Again, FeatheredFeet has made a good point about being careful and making sure of what you're getting. As with dogs, you'll find people who feed on the popularity and don't breed responsibly. The example she gave plays out a lot with dogs and I'm sure there's more then enough cases of hte same with horses. Even with a breeder I know and trust I still go and check out the horse. The horse needs to be what you are looking for and only you can tell if it's what you want. And if you're not use to looking over a horse (i.e. What to look for), then take someone one with you who does know. A vet check is always in order too.

Bottom line is to make sure of what you're getting and that it's what you really want for the riding you plan to do. There are some great Frisians out there, but as with any breed of horse they are not all equal or the same.
I am just wondering about your long distance riding since the are not known for stamina. They do not even use them in CDE"s because their heart can't take it. They get hot and overheated quicker than the average horse so I wouldn't think long distance riding would be a good future for a Friesian
     
    04-08-2012, 07:07 PM
  #17
Weanling
Well I believe she's actually referring to the crosses not full breds.
     
    04-08-2012, 09:25 PM
  #18
Yearling
Quote:
Originally Posted by churumbeque    
I am just wondering about your long distance riding since the are not known for stamina. They do not even use them in CDE"s because their heart can't take it. They get hot and overheated quicker than the average horse so I wouldn't think long distance riding would be a good future for a Friesian
For a Frisian maybe not. I even stated earlier that a Frisian would not give me what I wanted for my riding, but.......
My horses are not Frisian. They are Georgian Grande's (1/2 Frisian).
The 1/2 brother of my filly (same Frisian sire, different Saddlebred mothers.....bit like CinderEve's mare and my mare), who actually looks remarkably like my filly, has successfully competed in Endurance races, including a 3 day Mojavi Desert endurance race. Might still be doing it, but he's no longer in CA. They must do ok, or the horse would have been pulled out on some of the Vet checks. A 3 day Endurance race is more physically demanding than averaging 25-30 mile days for 3-6 days a time with rest day(s) each week. Distance riders are NOT racing. They ride purely for getting from point A to pont B. We don't have to cover 300 miles in 5 days. We can do 100 miles a week and be very happy. My mare can carry more with less impact than my QH ever could. My days of taking just a poncho so I could cut the weight down (slept rolled up a folded blanked I used under the saddle with the poncho around it) are long over. In my teens and 20's that was fine, but I like a tad more comfort today, so I want a horse that can handle the extra weight of a tent and a few other small, light creature comforts beyond the necessities.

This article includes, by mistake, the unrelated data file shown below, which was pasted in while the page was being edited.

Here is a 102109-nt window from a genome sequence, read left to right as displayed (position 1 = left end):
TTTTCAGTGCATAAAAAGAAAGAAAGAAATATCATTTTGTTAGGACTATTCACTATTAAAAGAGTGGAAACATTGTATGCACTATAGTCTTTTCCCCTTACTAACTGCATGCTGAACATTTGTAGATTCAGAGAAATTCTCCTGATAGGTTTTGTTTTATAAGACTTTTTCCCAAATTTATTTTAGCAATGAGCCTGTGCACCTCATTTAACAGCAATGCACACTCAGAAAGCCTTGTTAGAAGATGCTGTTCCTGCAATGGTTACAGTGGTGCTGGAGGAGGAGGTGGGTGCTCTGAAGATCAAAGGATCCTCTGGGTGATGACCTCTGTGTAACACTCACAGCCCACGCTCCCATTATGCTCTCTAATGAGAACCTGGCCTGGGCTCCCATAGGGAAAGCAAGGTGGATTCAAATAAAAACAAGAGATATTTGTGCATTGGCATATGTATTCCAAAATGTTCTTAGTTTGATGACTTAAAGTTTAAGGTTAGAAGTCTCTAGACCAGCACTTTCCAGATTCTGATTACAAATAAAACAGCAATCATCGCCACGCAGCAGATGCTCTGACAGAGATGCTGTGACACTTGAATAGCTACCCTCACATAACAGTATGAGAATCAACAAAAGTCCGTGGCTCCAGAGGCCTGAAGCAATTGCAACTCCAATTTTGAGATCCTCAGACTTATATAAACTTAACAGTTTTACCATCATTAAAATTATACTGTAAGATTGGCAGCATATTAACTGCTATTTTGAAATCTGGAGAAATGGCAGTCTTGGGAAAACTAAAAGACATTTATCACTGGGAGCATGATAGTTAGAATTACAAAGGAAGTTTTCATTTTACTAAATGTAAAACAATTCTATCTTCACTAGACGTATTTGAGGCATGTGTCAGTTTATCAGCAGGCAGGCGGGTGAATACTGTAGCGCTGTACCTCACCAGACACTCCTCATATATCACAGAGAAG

Frisians also aren't known for jumping and yet my GG mare (who had never been jumped) has taken to jumping the fence between the pastures. Clearing the 44" fence even though the open gate is a couple feet away. And GG are used in Cross country eventing, fox hunts and other jumping events.

The Frisian blood has actually given me a stronger and more durable horse then todays Saddlebred would give me. It's common breeding story. Improving a breed by introducing another breed with charactistics you want added.

I selected the GG for a variety of reasons that made it good choice. If I wanted to work cattle again I'd have gotten QH (and my head examined for working cattle again). Just some pleasant trail riding I'd likely have gotten a RMH or a Morgan, because the easy gait is hard to beat .
     
    04-20-2012, 04:37 AM
  #19
Foal
Hello! I worked at Full Spectrum Friesians of Lima, Ohio for almost two years. There are different builds that are bred - baroque, modern, and 'sport.' I am in love with the breed from working there. They are kind horses that have a good head on their shoulders and are patient and gentle. I own an english mastiff and he reminds me a lot of them - impressive and large stature, but a true sweatheart inside. They make great dressage or driving horses and can also be great for pleasure. I was very impressed with their feet working there. They have hard, upright hooves that need little maintenance other than regular trimming. Shoes would be needed for driving most likely. The farm I worked for has ster mares, foals, occaisionally stallions, geldings, and works with the sister farm in Holland to decide upon which direction to head each year with breeding (this depends a lot on the keuring judging!) The link to the farm I am talking about his here

Full Spectrum Friesian Stables - Local Business - Lima, OH | Facebook
Full Spectrum Friesian Stables | Friesians for Sale | Breeding, Training, Importation

Best of luck in your decision.